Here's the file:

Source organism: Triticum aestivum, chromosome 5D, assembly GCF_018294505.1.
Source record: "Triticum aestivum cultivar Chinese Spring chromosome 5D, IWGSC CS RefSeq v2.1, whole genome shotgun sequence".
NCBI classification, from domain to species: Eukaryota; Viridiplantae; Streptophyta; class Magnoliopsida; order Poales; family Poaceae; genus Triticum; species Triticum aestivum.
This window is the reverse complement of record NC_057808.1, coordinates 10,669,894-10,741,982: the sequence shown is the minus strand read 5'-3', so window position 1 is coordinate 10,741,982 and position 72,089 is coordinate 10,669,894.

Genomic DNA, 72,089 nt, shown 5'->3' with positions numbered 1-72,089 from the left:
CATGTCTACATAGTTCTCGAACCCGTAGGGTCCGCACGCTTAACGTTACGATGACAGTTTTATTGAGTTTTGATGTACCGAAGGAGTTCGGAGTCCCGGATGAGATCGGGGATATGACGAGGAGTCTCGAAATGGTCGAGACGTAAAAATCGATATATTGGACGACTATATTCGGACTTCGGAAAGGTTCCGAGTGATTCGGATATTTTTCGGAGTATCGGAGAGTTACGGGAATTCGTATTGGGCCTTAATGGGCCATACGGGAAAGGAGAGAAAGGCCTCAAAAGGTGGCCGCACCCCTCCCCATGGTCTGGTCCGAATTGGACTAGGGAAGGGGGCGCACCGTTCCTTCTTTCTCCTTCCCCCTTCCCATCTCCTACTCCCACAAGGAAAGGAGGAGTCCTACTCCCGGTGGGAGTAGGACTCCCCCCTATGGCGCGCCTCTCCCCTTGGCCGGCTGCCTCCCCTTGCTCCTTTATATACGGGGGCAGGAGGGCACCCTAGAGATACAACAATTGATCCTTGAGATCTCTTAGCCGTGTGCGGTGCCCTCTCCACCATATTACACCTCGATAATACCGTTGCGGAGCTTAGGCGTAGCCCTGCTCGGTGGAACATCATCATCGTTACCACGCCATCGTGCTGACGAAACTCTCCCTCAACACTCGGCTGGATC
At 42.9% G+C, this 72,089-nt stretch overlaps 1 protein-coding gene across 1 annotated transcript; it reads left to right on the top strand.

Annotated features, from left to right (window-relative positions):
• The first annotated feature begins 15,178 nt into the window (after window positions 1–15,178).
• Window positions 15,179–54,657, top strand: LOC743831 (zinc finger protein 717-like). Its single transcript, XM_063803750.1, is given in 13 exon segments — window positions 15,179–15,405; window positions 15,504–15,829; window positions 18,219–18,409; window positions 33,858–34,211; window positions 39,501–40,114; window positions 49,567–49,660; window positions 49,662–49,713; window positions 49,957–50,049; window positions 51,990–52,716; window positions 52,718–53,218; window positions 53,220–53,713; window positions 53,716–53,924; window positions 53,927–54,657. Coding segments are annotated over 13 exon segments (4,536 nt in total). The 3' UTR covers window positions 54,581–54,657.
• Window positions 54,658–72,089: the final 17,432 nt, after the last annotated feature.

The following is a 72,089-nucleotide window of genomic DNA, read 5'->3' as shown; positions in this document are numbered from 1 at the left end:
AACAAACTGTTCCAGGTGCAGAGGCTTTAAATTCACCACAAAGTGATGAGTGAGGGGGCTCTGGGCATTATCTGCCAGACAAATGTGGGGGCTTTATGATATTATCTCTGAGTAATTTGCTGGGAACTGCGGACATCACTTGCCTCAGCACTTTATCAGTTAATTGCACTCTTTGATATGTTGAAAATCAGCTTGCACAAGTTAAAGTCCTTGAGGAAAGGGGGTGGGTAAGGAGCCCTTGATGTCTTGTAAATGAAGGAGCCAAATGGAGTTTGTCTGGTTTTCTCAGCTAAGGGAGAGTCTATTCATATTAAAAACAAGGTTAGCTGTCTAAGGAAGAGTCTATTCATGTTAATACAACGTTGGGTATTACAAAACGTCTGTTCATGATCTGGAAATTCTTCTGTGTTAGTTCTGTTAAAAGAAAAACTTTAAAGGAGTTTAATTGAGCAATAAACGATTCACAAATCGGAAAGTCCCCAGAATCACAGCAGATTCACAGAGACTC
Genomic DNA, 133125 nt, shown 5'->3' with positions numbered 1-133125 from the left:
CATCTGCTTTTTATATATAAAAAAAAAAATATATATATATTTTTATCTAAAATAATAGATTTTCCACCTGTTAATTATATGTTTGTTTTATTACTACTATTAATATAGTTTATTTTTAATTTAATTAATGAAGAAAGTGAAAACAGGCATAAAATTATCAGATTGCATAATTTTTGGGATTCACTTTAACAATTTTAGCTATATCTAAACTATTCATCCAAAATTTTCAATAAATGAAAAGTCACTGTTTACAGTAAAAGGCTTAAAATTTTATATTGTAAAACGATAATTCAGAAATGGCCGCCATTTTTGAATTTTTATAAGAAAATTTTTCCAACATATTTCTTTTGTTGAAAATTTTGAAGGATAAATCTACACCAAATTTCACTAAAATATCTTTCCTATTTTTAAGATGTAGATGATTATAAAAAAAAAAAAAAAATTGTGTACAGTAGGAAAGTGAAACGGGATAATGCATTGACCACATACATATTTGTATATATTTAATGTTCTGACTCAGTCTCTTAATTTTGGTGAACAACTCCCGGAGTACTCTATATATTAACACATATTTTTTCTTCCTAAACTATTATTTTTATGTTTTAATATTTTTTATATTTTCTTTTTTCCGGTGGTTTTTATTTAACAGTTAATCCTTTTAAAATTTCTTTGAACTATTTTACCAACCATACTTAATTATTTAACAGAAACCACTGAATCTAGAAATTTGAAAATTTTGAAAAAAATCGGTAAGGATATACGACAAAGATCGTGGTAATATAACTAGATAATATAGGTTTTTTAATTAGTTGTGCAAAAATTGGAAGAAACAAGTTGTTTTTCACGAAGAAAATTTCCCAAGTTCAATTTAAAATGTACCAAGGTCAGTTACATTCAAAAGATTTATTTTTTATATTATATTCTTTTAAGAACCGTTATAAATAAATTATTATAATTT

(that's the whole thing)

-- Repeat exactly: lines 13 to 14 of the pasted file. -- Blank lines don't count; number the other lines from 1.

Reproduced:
AACAAACTGTTCCAGGTGCAGAGGCTTTAAATTCACCACAAAGTGATGAGTGAGGGGGCTCTGGGCATTATCTGCCAGACAAATGTGGGGGCTTTATGATATTATCTCTGAGTAATTTGCTGGGAACTGCGGACATCACTTGCCTCAGCACTTTATCAGTTAATTGCACTCTTTGATATGTTGAAAATCAGCTTGCACAAGTTAAAGTCCTTGAGGAAAGGGGGTGGGTAAGGAGCCCTTGATGTCTTGTAAATGAAGGAGCCAAATGGAGTTTGTCTGGTTTTCTCAGCTAAGGGAGAGTCTATTCATATTAAAAACAAGGTTAGCTGTCTAAGGAAGAGTCTATTCATGTTAATACAACGTTGGGTATTACAAAACGTCTGTTCATGATCTGGAAATTCTTCTGTGTTAGTTCTGTTAAAAGAAAAACTTTAAAGGAGTTTAATTGAGCAATAAACGATTCACAAATCGGAAAGTCCCCAGAATCACAGCAGATTCACAGAGACTC
Genomic DNA, 133125 nt, shown 5'->3' with positions numbered 1-133125 from the left: